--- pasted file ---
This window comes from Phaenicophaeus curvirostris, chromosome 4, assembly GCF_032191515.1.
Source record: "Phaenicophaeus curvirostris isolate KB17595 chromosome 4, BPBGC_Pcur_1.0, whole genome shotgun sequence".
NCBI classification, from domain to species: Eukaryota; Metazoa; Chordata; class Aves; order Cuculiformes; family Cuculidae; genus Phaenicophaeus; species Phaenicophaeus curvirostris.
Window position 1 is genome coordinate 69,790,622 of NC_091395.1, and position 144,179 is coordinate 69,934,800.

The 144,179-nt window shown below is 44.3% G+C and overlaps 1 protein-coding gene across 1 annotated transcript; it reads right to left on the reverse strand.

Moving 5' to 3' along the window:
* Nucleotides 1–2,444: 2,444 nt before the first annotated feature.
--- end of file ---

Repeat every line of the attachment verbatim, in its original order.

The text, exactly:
This window comes from Phaenicophaeus curvirostris, chromosome 4, assembly GCF_032191515.1.
Source record: "Phaenicophaeus curvirostris isolate KB17595 chromosome 4, BPBGC_Pcur_1.0, whole genome shotgun sequence".
NCBI classification, from domain to species: Eukaryota; Metazoa; Chordata; class Aves; order Cuculiformes; family Cuculidae; genus Phaenicophaeus; species Phaenicophaeus curvirostris.
Window position 1 is genome coordinate 69,790,622 of NC_091395.1, and position 144,179 is coordinate 69,934,800.

The 144,179-nt window shown below is 44.3% G+C and overlaps 1 protein-coding gene across 1 annotated transcript; it reads right to left on the reverse strand.

Moving 5' to 3' along the window:
* Nucleotides 1–2,444: 2,444 nt before the first annotated feature.